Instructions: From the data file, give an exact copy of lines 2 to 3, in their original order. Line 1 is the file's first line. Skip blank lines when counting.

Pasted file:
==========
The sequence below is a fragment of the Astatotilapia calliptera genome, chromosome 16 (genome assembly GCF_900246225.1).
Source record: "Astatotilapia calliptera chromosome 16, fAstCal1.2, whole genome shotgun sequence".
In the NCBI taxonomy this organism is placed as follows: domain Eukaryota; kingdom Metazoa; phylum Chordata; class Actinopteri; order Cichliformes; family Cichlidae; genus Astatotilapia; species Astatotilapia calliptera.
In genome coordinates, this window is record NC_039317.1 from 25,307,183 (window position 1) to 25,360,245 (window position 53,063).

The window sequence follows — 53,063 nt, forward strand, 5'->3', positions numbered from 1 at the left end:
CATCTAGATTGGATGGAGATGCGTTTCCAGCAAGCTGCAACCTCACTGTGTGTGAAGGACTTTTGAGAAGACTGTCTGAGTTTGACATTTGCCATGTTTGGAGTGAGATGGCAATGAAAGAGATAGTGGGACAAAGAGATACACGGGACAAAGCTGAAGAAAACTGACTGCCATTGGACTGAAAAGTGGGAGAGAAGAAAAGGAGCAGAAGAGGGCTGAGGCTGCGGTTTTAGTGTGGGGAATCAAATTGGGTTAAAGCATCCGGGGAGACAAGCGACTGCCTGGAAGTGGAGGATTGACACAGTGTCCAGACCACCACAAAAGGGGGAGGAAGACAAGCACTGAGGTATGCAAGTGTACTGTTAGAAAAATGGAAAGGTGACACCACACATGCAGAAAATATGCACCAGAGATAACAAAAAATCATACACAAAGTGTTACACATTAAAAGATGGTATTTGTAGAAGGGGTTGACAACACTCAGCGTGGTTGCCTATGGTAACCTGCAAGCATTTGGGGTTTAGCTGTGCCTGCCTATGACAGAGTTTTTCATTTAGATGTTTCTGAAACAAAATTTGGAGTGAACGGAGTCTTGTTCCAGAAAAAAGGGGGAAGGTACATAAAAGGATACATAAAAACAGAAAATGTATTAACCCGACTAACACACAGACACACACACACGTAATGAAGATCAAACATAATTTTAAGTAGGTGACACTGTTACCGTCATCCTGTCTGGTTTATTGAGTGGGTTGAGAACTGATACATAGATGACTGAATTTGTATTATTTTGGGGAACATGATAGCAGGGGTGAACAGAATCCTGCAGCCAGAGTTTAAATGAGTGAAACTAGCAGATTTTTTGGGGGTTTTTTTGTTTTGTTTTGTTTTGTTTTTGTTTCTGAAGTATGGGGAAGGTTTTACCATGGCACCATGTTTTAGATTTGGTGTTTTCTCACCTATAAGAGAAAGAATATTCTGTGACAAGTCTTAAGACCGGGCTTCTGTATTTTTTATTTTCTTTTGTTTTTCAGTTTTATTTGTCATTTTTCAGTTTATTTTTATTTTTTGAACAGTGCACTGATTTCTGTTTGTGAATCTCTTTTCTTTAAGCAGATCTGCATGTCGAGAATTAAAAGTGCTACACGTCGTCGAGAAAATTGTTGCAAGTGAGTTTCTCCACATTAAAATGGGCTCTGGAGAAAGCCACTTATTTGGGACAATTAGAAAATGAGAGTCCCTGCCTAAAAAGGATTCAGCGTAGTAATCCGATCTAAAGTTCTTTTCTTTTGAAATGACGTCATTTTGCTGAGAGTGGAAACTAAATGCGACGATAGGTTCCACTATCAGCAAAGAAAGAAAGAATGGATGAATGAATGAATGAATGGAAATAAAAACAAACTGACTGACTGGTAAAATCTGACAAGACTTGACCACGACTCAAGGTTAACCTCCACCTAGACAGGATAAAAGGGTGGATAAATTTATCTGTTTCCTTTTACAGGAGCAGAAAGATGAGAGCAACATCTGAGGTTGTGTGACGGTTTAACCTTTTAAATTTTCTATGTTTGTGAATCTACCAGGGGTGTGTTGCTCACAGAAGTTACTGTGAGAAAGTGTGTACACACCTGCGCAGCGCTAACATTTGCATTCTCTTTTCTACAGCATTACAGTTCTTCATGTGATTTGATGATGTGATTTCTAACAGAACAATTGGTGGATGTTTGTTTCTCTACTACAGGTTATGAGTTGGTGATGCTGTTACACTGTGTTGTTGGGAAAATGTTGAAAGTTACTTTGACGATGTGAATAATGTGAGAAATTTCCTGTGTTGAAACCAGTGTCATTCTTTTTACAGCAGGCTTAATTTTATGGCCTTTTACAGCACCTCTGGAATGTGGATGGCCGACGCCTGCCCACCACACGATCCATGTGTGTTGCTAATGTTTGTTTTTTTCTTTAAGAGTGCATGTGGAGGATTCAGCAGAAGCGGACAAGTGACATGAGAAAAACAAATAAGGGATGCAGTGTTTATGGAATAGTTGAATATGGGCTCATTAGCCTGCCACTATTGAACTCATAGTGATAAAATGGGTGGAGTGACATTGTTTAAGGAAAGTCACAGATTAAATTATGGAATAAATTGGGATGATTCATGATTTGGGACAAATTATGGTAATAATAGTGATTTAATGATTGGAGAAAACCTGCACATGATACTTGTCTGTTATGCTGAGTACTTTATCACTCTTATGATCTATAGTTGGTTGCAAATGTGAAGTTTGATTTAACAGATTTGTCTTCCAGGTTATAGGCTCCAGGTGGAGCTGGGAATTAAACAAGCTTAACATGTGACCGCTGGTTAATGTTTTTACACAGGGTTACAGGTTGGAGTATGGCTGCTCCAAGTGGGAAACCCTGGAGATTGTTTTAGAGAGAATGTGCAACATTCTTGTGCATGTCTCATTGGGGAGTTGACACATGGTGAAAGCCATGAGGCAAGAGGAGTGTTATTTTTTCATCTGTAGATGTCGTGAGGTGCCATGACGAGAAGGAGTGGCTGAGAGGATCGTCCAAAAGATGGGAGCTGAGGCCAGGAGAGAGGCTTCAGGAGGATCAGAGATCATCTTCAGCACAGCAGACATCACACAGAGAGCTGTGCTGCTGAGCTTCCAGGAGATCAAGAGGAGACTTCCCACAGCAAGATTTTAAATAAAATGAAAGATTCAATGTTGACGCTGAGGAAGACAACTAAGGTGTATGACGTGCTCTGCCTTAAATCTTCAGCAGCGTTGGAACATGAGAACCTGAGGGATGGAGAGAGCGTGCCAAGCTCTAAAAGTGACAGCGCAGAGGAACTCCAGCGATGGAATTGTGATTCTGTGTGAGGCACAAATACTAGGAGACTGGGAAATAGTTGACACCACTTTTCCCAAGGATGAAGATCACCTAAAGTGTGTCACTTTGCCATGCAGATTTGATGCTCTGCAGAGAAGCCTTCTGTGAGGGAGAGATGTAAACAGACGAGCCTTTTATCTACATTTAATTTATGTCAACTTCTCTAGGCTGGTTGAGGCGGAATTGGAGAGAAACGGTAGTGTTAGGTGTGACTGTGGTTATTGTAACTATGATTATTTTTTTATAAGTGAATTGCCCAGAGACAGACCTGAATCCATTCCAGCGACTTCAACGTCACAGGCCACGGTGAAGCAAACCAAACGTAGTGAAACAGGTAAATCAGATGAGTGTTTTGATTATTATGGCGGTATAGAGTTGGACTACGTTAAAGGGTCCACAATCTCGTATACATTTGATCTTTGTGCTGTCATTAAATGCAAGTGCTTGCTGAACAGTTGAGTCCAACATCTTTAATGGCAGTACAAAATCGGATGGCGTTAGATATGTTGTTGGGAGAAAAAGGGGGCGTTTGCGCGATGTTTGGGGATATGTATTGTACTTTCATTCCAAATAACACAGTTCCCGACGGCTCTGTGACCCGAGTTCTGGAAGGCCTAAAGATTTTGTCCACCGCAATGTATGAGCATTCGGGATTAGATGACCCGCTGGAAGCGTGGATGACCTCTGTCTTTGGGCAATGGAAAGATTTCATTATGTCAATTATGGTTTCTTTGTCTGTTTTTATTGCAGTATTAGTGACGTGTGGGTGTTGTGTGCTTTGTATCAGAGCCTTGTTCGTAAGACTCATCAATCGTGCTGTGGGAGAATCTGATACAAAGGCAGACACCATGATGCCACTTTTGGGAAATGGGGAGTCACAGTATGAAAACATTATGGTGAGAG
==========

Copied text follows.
Source record: "Astatotilapia calliptera chromosome 16, fAstCal1.2, whole genome shotgun sequence".
In the NCBI taxonomy this organism is placed as follows: domain Eukaryota; kingdom Metazoa; phylum Chordata; class Actinopteri; order Cichliformes; family Cichlidae; genus Astatotilapia; species Astatotilapia calliptera.